Latest Women's Health News


Do Your Genes Set You Up for Hot Flashes?

Do Your Genes Set You Up for Hot Flashes?WEDNESDAY, April 28, 2021 (HealthDay News) -- Could your genes be to blame for your hot flashes?New research suggests that's so, with genetics playing a role in both the severity and frequency of those hallmarks of menopause.While hot flashes are common, they don't affect all women to the same degree and the reasons for those differences are unclear.Genetics have been been suspected, because Black women tend to have greater struggles with hot flashes than white women, and Chinese and Japanese women seem to have the mildest hot flashes, according to researchers. To learn more, the researchers looked at more than 1,200 women of various ethnicities and concluded that some of the same genetic factors that predict reproductive aging may also be associated with hot flashes.That suggests that...

Being Bullied Often Leads Teens to Thoughts of Violence

28 April 2021
Being Bullied Often Leads Teens to Thoughts of ViolenceWEDNESDAY, April 28, 2021 (HealthDay News) -- Bullied and mistreated teens are much more likely to fantasize about hurting or killing others, a new study warns."One way to think about fantasies is as our brain rehearsing future scenarios," said lead author Manuel Eisner, director of the University of Cambridge Violence Research Center in the U.K.His research included more than 1,400 young people in Zurich, Switzerland, who were asked about their thoughts and experiences at ages 15, 17 and 20. Among other things, they were asked whether they'd had violent thoughts in the last month, and the types of bullying or aggression they had faced in the past year.Researchers also asked about participants' experiences with 23 forms of victimization, including taunts, physical attacks and sexual...

Common Complication of Pregnancy Tied to Higher Stroke...

27 April 2021
Common Complication of Pregnancy Tied to Higher Stroke Risk LaterTUESDAY, April 27, 2021 (HealthDay News) -- Having preeclampsia during pregnancy significantly increases a woman's future risk of stroke, researchers say.Preeclampsia happens when a woman with previously normal blood pressure suddenly develops high blood pressure, protein in her urine or other problems after 20 weeks into pregnancy. The condition occurs in about one in 25 pregnancies in the United States, according to the U.S. Centers for Disease Control and Prevention.The new study findings suggest that women who've had preeclampsia require monitoring of their heart health as they age, according to the authors."Our study strongly suggests that, for women who have a history of preeclampsia, physicians should consider aggressive treatment of midlife vascular risk factors, including...

Too Much Pot During Pregnancy May Endanger Baby's Health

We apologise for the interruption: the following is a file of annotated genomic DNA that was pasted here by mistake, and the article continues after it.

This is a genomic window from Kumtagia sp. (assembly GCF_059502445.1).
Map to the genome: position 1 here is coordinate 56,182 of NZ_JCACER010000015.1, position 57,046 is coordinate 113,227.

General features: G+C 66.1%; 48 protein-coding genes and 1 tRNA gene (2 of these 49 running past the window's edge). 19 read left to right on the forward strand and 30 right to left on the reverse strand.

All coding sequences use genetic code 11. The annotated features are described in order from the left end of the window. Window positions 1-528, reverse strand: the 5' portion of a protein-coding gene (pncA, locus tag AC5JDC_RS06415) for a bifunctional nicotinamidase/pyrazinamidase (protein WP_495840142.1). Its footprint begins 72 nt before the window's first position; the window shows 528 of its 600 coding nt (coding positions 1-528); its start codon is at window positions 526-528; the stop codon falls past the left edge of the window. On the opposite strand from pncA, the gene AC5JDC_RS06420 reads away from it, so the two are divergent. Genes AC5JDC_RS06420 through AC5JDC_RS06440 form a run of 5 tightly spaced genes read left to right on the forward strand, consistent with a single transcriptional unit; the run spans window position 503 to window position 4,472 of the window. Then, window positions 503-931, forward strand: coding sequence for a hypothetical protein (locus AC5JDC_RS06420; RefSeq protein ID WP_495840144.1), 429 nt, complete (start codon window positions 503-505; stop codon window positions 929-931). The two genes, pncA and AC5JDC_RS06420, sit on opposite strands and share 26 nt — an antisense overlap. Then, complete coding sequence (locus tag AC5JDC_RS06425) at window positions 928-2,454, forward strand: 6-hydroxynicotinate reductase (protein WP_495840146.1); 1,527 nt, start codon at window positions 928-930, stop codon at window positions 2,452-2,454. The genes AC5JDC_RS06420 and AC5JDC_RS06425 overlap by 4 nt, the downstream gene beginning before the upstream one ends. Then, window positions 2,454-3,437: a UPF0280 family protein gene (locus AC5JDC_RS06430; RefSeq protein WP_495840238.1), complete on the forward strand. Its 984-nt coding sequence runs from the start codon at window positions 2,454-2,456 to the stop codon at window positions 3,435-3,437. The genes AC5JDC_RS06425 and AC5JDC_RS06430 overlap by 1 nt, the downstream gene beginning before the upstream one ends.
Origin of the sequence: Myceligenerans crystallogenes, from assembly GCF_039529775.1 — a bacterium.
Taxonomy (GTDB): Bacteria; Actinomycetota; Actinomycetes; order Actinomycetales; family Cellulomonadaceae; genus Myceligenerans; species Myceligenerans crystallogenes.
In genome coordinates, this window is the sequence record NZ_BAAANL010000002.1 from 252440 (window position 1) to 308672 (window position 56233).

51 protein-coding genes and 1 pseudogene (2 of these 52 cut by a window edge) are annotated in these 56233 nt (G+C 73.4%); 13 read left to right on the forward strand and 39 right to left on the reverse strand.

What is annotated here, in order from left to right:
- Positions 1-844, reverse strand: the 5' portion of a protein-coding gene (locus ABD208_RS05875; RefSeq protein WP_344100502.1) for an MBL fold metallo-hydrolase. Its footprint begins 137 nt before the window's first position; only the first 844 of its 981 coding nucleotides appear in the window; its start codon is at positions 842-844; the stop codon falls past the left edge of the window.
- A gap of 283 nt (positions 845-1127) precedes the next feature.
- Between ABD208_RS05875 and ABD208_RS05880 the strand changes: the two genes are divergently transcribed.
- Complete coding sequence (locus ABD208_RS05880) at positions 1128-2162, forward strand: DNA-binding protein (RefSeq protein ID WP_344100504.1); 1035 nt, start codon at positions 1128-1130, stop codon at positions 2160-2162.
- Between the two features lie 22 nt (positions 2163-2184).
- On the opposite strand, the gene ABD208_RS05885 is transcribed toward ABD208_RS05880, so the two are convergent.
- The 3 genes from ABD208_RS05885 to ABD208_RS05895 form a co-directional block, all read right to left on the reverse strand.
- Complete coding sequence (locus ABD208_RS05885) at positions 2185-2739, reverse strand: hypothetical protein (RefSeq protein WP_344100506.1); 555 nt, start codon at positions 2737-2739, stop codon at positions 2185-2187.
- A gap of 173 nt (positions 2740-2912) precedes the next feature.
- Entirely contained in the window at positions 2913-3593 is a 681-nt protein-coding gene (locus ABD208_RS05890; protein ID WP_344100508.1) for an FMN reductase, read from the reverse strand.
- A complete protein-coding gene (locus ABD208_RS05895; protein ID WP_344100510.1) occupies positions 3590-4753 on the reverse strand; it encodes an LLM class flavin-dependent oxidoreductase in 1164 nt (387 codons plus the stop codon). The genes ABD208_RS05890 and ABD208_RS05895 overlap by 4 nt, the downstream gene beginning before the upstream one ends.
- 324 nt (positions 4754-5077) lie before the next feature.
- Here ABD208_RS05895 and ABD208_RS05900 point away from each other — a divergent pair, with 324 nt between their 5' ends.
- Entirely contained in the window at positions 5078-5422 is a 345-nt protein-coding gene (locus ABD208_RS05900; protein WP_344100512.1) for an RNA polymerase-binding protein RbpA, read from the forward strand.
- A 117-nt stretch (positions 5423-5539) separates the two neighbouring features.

26 April 2021
Too Much Pot During Pregnancy May Endanger Baby`s HealthMONDAY, April 26, 2021 (HealthDay News) -- Women who use marijuana heavily during pregnancy are more likely to give birth prematurely or have an underweight newborn, a new study suggests.Researchers found that babies born to moms with problem marijuana use -- what doctors call cannabis use disorder -- faced some higher risks than other newborns.They were 6% more likely to be born preterm and 13% more likely to be either underweight or small for gestational age -- a sign of growth restriction in the womb.The study, of 4.8 million births in California, comes at a time when U.S. women are increasingly using marijuana during pregnancy.Experts said the findings cannot prove the drug itself caused the early births or stunted fetal growth. But they said the safest course is for pregnant women...

Why COVID Infection Raises Risks in Pregnancy

26 April 2021
Why COVID Infection Raises Risks in PregnancyMONDAY, April 26, 2021 (HealthDay News) -- A strong immune response to the virus that causes COVID-19 by the placenta may help explain why infected pregnant women face a higher risk of complications, such as preterm birth and preeclampsia, researchers say.The Yale University team analyzed blood and placental tissue from 39 women at different stages of pregnancy.They detected evidence of the SARS-CoV-2 virus in two samples of placental tissue, and also found that placentas in infected women tended to have much more immune system activity than the placentas of non-infected women."The good news is the placenta is mounting a robust defense against an infection that is far distant, in lungs or nasal tissue," said study author Dr. Shelli Farhadian, assistant professor of internal medicine...

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